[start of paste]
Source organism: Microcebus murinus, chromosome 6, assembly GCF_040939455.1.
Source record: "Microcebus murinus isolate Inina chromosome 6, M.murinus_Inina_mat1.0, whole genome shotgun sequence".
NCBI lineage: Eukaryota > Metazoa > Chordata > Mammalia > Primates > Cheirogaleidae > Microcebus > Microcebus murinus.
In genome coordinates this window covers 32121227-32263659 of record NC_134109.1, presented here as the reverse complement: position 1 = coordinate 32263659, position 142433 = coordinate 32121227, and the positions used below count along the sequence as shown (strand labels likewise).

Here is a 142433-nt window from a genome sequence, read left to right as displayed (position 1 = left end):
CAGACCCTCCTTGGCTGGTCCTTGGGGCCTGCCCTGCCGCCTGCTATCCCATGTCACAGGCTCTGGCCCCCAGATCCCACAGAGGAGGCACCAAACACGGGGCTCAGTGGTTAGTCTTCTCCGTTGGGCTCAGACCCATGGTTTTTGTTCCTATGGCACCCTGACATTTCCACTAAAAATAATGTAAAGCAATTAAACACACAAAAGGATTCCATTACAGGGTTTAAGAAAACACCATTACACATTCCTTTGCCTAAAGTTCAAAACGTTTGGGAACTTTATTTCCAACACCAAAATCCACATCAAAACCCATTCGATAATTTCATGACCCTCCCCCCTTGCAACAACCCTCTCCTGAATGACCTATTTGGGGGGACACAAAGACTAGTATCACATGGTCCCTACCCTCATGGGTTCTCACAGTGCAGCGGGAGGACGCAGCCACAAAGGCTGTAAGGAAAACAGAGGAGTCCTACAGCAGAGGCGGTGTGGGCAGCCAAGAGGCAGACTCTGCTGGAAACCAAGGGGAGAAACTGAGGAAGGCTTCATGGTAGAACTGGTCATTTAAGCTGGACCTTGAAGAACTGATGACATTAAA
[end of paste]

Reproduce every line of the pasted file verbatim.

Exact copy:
Source organism: Microcebus murinus, chromosome 6, assembly GCF_040939455.1.
Source record: "Microcebus murinus isolate Inina chromosome 6, M.murinus_Inina_mat1.0, whole genome shotgun sequence".
NCBI lineage: Eukaryota > Metazoa > Chordata > Mammalia > Primates > Cheirogaleidae > Microcebus > Microcebus murinus.
In genome coordinates this window covers 32121227-32263659 of record NC_134109.1, presented here as the reverse complement: position 1 = coordinate 32263659, position 142433 = coordinate 32121227, and the positions used below count along the sequence as shown (strand labels likewise).

Here is a 142433-nt window from a genome sequence, read left to right as displayed (position 1 = left end):
CAGACCCTCCTTGGCTGGTCCTTGGGGCCTGCCCTGCCGCCTGCTATCCCATGTCACAGGCTCTGGCCCCCAGATCCCACAGAGGAGGCACCAAACACGGGGCTCAGTGGTTAGTCTTCTCCGTTGGGCTCAGACCCATGGTTTTTGTTCCTATGGCACCCTGACATTTCCACTAAAAATAATGTAAAGCAATTAAACACACAAAAGGATTCCATTACAGGGTTTAAGAAAACACCATTACACATTCCTTTGCCTAAAGTTCAAAACGTTTGGGAACTTTATTTCCAACACCAAAATCCACATCAAAACCCATTCGATAATTTCATGACCCTCCCCCCTTGCAACAACCCTCTCCTGAATGACCTATTTGGGGGGACACAAAGACTAGTATCACATGGTCCCTACCCTCATGGGTTCTCACAGTGCAGCGGGAGGACGCAGCCACAAAGGCTGTAAGGAAAACAGAGGAGTCCTACAGCAGAGGCGGTGTGGGCAGCCAAGAGGCAGACTCTGCTGGAAACCAAGGGGAGAAACTGAGGAAGGCTTCATGGTAGAACTGGTCATTTAAGCTGGACCTTGAAGAACTGATGACATTAAA